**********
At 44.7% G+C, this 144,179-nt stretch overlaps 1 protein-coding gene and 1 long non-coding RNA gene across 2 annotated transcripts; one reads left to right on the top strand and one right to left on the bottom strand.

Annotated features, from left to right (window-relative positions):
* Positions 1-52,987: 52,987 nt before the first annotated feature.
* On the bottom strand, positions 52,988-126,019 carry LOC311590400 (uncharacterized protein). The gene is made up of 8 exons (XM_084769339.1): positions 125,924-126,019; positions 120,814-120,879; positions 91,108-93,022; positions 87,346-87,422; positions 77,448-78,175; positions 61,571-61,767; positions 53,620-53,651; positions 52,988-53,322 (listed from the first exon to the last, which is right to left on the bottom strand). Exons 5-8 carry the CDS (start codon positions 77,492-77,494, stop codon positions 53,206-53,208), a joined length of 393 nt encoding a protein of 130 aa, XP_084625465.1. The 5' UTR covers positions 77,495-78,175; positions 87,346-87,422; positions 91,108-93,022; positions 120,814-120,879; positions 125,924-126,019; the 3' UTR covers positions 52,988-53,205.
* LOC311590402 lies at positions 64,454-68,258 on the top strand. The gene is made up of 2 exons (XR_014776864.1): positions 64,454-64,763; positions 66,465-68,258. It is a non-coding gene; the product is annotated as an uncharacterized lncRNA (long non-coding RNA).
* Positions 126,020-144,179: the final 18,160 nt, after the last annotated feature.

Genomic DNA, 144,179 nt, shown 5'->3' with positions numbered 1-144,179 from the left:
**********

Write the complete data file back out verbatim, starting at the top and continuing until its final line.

At 44.7% G+C, this 144,179-nt stretch overlaps 1 protein-coding gene and 1 long non-coding RNA gene across 2 annotated transcripts; one reads left to right on the top strand and one right to left on the bottom strand.

Annotated features, from left to right (window-relative positions):
* Positions 1-52,987: 52,987 nt before the first annotated feature.
* On the bottom strand, positions 52,988-126,019 carry LOC311590400 (uncharacterized protein). The gene is made up of 8 exons (XM_084769339.1): positions 125,924-126,019; positions 120,814-120,879; positions 91,108-93,022; positions 87,346-87,422; positions 77,448-78,175; positions 61,571-61,767; positions 53,620-53,651; positions 52,988-53,322 (listed from the first exon to the last, which is right to left on the bottom strand). Exons 5-8 carry the CDS (start codon positions 77,492-77,494, stop codon positions 53,206-53,208), a joined length of 393 nt encoding a protein of 130 aa, XP_084625465.1. The 5' UTR covers positions 77,495-78,175; positions 87,346-87,422; positions 91,108-93,022; positions 120,814-120,879; positions 125,924-126,019; the 3' UTR covers positions 52,988-53,205.
* LOC311590402 lies at positions 64,454-68,258 on the top strand. The gene is made up of 2 exons (XR_014776864.1): positions 64,454-64,763; positions 66,465-68,258. It is a non-coding gene; the product is annotated as an uncharacterized lncRNA (long non-coding RNA).
* Positions 126,020-144,179: the final 18,160 nt, after the last annotated feature.

Genomic DNA, 144,179 nt, shown 5'->3' with positions numbered 1-144,179 from the left: